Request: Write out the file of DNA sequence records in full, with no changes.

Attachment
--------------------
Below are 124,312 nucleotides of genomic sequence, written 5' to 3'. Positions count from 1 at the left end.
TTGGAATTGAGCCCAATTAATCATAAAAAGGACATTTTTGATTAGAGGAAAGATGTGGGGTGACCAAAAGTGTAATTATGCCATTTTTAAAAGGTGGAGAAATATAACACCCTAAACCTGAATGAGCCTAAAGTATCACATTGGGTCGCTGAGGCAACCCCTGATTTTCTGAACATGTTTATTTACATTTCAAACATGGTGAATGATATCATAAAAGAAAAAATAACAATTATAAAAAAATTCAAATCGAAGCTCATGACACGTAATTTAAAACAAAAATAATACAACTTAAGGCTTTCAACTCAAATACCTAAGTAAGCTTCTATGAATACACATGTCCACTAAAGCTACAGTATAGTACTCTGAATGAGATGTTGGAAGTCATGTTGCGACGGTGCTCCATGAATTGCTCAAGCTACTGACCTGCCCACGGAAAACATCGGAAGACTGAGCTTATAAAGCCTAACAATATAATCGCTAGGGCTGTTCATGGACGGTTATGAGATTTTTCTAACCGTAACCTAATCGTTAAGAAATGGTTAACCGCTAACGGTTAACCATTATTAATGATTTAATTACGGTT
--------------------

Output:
Below are 124,312 nucleotides of genomic sequence, written 5' to 3'. Positions count from 1 at the left end.
TTGGAATTGAGCCCAATTAATCATAAAAAGGACATTTTTGATTAGAGGAAAGATGTGGGGTGACCAAAAGTGTAATTATGCCATTTTTAAAAGGTGGAGAAATATAACACCCTAAACCTGAATGAGCCTAAAGTATCACATTGGGTCGCTGAGGCAACCCCTGATTTTCTGAACATGTTTATTTACATTTCAAACATGGTGAATGATATCATAAAAGAAAAAATAACAATTATAAAAAAATTCAAATCGAAGCTCATGACACGTAATTTAAAACAAAAATAATACAACTTAAGGCTTTCAACTCAAATACCTAAGTAAGCTTCTATGAATACACATGTCCACTAAAGCTACAGTATAGTACTCTGAATGAGATGTTGGAAGTCATGTTGCGACGGTGCTCCATGAATTGCTCAAGCTACTGACCTGCCCACGGAAAACATCGGAAGACTGAGCTTATAAAGCCTAACAATATAATCGCTAGGGCTGTTCATGGACGGTTATGAGATTTTTCTAACCGTAACCTAATCGTTAAGAAATGGTTAACCGCTAACGGTTAACCATTATTAATGATTTAATTACGGTT